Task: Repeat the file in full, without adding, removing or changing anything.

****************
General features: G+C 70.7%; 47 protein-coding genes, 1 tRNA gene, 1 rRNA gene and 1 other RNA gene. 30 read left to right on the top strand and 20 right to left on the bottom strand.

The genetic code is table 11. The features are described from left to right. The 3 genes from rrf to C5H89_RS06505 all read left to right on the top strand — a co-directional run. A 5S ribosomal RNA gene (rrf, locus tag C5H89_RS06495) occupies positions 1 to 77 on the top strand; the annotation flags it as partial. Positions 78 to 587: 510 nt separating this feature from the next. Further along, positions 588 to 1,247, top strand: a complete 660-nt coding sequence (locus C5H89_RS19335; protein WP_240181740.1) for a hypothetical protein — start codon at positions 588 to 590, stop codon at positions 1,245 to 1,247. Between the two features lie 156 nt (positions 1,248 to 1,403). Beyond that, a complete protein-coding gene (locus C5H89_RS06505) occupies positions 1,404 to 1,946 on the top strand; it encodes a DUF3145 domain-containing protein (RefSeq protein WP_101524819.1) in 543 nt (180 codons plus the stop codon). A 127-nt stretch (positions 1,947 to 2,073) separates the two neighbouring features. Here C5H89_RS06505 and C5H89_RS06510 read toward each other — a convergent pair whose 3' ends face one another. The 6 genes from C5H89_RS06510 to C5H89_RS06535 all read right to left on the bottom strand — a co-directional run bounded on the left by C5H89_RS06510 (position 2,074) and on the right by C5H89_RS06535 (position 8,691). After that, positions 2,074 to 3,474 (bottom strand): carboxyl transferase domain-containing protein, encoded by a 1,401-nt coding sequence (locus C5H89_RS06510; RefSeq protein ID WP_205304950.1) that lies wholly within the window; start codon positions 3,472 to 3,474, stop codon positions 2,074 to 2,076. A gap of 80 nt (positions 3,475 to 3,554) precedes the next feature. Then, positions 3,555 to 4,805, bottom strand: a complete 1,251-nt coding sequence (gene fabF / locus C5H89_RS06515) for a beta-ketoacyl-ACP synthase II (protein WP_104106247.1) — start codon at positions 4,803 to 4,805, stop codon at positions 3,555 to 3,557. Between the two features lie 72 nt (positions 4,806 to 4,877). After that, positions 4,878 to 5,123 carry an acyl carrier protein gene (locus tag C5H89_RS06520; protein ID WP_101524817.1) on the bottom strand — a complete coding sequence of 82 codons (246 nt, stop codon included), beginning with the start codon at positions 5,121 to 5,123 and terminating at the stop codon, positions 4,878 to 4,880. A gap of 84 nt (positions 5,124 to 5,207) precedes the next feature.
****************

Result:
General features: G+C 70.7%; 47 protein-coding genes, 1 tRNA gene, 1 rRNA gene and 1 other RNA gene. 30 read left to right on the top strand and 20 right to left on the bottom strand.

The genetic code is table 11. The features are described from left to right. The 3 genes from rrf to C5H89_RS06505 all read left to right on the top strand — a co-directional run. A 5S ribosomal RNA gene (rrf, locus tag C5H89_RS06495) occupies positions 1 to 77 on the top strand; the annotation flags it as partial. Positions 78 to 587: 510 nt separating this feature from the next. Further along, positions 588 to 1,247, top strand: a complete 660-nt coding sequence (locus C5H89_RS19335; protein WP_240181740.1) for a hypothetical protein — start codon at positions 588 to 590, stop codon at positions 1,245 to 1,247. Between the two features lie 156 nt (positions 1,248 to 1,403). Beyond that, a complete protein-coding gene (locus C5H89_RS06505) occupies positions 1,404 to 1,946 on the top strand; it encodes a DUF3145 domain-containing protein (RefSeq protein WP_101524819.1) in 543 nt (180 codons plus the stop codon). A 127-nt stretch (positions 1,947 to 2,073) separates the two neighbouring features. Here C5H89_RS06505 and C5H89_RS06510 read toward each other — a convergent pair whose 3' ends face one another. The 6 genes from C5H89_RS06510 to C5H89_RS06535 all read right to left on the bottom strand — a co-directional run bounded on the left by C5H89_RS06510 (position 2,074) and on the right by C5H89_RS06535 (position 8,691). After that, positions 2,074 to 3,474 (bottom strand): carboxyl transferase domain-containing protein, encoded by a 1,401-nt coding sequence (locus C5H89_RS06510; RefSeq protein ID WP_205304950.1) that lies wholly within the window; start codon positions 3,472 to 3,474, stop codon positions 2,074 to 2,076. A gap of 80 nt (positions 3,475 to 3,554) precedes the next feature. Then, positions 3,555 to 4,805, bottom strand: a complete 1,251-nt coding sequence (gene fabF / locus C5H89_RS06515) for a beta-ketoacyl-ACP synthase II (protein WP_104106247.1) — start codon at positions 4,803 to 4,805, stop codon at positions 3,555 to 3,557. Between the two features lie 72 nt (positions 4,806 to 4,877). After that, positions 4,878 to 5,123 carry an acyl carrier protein gene (locus tag C5H89_RS06520; protein ID WP_101524817.1) on the bottom strand — a complete coding sequence of 82 codons (246 nt, stop codon included), beginning with the start codon at positions 5,121 to 5,123 and terminating at the stop codon, positions 4,878 to 4,880. A gap of 84 nt (positions 5,124 to 5,207) precedes the next feature.